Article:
A little than two years ago, our church was asked by Jubilee Reach in Bellevue if we would be interested in starting an ESL program at our church. Jubilee Reach was receiving some interest from students in Issaquah and Sammamish and contacted our missions pastor. A group of us received some basic instruction training from Jubilee Reach and a suggested coursebook. Most had never taught before; it was definitely out of our comfort zone. Now in our third year, we have learned about our students and their needs and have tailored the program better to fit their needs. We continue to add to the number of students we have served as word gets out. We have become a support for each other and each person’s strengths are being incorporated and utilized. We all feel needed here! As a result of this program’s influence, I have completed a certificate in TESOL (Teaching English as a Second Language). Who would have known this would open the door to other opportunities had our missions pastor said no to Jubilee Reach?
The best part of the ESL program are the students. They keep coming, getting the word out to their community, and sharing their gratefulness and generosity; they have formed their own community here. Many students will stay long after class is over. It can feel very lonely when everyone else is speaking so fast and our students are lost in their google translations. We know this: having a sense of community can get people through many difficult circumstances and moving to another country where another language is spoken can be quite isolating. In addition, the cultural nuances and norms are hidden and can be very confusing to our students. In our talk time with upper level students, we uncover those nuances and help our students to become more confident and at ease to navigate those situations. We have learned a lot about our own culture through the eyes of our students as well.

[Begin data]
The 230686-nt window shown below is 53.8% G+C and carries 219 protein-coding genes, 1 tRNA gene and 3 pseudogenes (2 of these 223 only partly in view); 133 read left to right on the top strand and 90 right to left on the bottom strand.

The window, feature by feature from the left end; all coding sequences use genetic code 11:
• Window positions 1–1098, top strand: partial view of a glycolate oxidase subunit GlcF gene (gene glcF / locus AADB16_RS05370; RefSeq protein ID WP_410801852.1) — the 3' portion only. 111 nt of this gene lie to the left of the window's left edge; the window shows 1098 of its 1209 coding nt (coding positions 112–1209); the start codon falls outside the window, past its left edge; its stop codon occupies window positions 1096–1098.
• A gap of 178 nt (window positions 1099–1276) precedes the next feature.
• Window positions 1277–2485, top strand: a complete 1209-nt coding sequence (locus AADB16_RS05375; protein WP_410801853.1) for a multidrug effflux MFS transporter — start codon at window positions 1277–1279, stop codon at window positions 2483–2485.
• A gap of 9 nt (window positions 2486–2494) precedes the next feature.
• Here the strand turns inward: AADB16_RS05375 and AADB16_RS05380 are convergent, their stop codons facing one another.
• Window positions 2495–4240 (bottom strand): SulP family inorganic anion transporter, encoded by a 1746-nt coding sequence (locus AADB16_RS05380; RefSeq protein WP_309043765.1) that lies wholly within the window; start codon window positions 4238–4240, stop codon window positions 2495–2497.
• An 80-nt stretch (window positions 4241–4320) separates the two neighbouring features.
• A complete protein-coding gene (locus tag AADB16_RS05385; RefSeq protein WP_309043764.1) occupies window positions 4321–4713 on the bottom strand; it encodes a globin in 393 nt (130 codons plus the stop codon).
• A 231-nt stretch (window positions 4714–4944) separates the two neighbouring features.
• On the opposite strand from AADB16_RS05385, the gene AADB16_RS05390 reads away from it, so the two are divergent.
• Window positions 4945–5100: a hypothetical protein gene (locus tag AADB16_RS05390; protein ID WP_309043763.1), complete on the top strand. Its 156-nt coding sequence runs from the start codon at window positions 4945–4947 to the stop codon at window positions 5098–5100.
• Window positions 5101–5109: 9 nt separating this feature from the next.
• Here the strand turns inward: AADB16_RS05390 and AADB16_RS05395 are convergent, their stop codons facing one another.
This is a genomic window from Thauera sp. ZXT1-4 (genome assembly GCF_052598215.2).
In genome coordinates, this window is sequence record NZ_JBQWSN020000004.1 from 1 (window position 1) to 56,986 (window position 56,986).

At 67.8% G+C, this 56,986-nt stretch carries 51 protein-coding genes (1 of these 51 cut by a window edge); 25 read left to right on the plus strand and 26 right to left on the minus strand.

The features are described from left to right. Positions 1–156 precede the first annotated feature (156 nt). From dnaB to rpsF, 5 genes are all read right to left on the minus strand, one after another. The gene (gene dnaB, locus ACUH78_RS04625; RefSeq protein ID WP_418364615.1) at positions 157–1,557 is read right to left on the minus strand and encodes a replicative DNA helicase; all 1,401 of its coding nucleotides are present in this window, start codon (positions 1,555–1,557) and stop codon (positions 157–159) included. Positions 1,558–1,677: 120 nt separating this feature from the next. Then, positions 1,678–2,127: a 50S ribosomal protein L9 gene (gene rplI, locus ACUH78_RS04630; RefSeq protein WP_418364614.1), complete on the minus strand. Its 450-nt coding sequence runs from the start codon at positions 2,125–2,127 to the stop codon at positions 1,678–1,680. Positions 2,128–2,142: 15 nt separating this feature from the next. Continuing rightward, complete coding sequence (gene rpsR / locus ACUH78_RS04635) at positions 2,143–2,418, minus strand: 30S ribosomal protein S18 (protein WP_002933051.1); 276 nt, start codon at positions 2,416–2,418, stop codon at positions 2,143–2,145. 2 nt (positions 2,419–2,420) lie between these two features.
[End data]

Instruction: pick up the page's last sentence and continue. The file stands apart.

Tricia tells this story:
Sue, who is going back to Korea in a week told me that before our English classes she hid out at home, afraid and embarrassed to talk to her neighbors. Now, as she leaves, she’s made friends with her classmates and her neighbors, her English is much better and her confidence improved. She’s had parties with some of her classmates, the husbands have met etc. ...I pray she will remember our faith expressed through our work..
The students are also very grateful for the actual classes even though, to us, we feel that we are just trying to offer something of use for them. But like the boy who gave his lunch to Jesus to use, we offer our “lunch” and get to be a part of watching God work in us and in this program. Though the path ahead can feel ambiguous and unclear, as is the case for most new programs, we have learned about trusting God in the ambiguity, connecting with people across cultures and generations, and being open to surprises!